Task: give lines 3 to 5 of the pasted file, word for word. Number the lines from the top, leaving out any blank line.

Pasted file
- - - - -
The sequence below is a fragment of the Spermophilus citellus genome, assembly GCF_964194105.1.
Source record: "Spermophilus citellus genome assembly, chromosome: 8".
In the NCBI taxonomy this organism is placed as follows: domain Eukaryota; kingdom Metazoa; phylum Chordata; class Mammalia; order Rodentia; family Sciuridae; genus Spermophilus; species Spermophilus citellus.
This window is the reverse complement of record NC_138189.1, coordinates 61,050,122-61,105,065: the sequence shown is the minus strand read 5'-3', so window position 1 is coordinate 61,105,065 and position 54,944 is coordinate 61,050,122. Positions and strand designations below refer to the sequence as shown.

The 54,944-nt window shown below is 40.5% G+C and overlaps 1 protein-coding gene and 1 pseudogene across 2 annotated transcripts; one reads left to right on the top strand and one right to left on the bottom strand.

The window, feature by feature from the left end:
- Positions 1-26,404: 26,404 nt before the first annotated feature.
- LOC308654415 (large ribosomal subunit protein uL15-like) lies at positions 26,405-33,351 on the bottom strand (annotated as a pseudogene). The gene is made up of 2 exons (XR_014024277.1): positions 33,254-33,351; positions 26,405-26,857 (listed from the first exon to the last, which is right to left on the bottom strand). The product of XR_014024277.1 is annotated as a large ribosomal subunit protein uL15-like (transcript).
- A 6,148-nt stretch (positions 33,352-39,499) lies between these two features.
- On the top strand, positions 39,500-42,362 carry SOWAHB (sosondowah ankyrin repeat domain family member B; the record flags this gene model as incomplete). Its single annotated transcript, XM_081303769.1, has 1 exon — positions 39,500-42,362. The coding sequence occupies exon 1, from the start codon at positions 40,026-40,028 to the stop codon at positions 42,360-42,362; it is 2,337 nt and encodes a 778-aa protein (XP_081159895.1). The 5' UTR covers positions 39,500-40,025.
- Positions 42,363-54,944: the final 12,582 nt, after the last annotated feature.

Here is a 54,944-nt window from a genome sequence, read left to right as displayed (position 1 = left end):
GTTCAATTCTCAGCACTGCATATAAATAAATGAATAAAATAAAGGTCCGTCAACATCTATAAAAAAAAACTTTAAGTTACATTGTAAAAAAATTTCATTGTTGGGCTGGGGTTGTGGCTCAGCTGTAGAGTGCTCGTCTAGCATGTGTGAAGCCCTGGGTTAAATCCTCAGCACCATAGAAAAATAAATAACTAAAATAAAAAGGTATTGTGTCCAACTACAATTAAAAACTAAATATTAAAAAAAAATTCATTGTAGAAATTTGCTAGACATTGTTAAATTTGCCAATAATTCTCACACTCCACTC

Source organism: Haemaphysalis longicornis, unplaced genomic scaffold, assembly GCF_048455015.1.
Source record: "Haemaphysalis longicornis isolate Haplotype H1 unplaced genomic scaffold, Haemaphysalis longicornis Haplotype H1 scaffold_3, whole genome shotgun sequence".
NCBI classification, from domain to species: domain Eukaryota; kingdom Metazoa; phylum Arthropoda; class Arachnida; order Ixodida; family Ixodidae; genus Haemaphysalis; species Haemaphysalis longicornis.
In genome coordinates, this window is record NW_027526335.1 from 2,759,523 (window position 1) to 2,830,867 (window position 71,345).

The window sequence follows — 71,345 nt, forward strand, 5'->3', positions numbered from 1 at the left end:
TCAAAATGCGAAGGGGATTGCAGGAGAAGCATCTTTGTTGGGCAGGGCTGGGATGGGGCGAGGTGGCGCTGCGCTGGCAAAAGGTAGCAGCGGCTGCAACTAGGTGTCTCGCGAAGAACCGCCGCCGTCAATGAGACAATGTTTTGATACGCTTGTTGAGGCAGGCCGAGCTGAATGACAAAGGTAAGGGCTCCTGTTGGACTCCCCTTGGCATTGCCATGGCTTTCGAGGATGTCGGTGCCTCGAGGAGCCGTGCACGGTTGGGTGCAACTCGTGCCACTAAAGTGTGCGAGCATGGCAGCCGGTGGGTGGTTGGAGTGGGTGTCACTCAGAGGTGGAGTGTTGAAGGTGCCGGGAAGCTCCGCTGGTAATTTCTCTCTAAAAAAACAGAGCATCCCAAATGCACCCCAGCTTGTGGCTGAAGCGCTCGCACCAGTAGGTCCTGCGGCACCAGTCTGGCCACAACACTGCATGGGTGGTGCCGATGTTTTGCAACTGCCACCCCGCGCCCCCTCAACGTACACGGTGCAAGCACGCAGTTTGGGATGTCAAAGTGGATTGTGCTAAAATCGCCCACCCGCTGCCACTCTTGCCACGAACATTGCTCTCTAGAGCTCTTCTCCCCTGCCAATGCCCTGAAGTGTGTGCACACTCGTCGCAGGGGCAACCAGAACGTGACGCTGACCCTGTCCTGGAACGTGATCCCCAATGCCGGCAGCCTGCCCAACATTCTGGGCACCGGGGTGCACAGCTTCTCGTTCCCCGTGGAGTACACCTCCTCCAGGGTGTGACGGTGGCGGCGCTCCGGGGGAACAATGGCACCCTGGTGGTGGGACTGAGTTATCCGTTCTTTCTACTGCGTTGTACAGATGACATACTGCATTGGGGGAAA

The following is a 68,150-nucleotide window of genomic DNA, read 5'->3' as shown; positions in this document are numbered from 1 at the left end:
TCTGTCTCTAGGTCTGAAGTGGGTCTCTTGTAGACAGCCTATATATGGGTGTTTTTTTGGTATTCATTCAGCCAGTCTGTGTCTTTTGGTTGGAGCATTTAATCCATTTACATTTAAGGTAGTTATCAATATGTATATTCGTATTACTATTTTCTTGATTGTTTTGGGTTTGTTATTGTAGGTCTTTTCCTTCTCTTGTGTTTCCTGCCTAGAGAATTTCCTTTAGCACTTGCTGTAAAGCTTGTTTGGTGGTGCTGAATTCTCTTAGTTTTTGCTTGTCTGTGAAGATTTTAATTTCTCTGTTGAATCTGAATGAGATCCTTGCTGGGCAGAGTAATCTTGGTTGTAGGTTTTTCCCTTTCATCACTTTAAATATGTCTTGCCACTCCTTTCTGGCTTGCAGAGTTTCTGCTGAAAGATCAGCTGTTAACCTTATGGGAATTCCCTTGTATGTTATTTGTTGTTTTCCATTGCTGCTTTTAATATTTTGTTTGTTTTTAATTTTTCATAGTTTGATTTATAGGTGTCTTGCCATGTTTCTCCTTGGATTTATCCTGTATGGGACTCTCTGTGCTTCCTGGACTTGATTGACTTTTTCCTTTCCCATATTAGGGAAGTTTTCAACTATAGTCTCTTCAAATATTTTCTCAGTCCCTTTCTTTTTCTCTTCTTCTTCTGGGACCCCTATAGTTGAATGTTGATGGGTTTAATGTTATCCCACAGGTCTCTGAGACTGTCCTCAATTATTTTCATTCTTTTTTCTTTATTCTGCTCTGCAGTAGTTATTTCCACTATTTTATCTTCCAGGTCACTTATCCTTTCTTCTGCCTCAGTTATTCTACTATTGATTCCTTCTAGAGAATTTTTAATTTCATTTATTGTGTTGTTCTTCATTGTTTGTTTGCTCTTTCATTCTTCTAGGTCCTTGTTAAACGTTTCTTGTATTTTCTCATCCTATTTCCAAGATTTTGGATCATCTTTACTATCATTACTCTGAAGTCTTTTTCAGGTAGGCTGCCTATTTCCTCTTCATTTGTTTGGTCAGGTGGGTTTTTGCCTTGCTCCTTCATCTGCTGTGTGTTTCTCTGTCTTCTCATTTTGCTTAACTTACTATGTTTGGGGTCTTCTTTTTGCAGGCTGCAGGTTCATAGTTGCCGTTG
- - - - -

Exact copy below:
In the NCBI taxonomy this organism is placed as follows: domain Eukaryota; kingdom Metazoa; phylum Chordata; class Mammalia; order Rodentia; family Sciuridae; genus Spermophilus; species Spermophilus citellus.
This window is the reverse complement of record NC_138189.1, coordinates 61,050,122-61,105,065: the sequence shown is the minus strand read 5'-3', so window position 1 is coordinate 61,105,065 and position 54,944 is coordinate 61,050,122. Positions and strand designations below refer to the sequence as shown.

The 54,944-nt window shown below is 40.5% G+C and overlaps 1 protein-coding gene and 1 pseudogene across 2 annotated transcripts; one reads left to right on the top strand and one right to left on the bottom strand.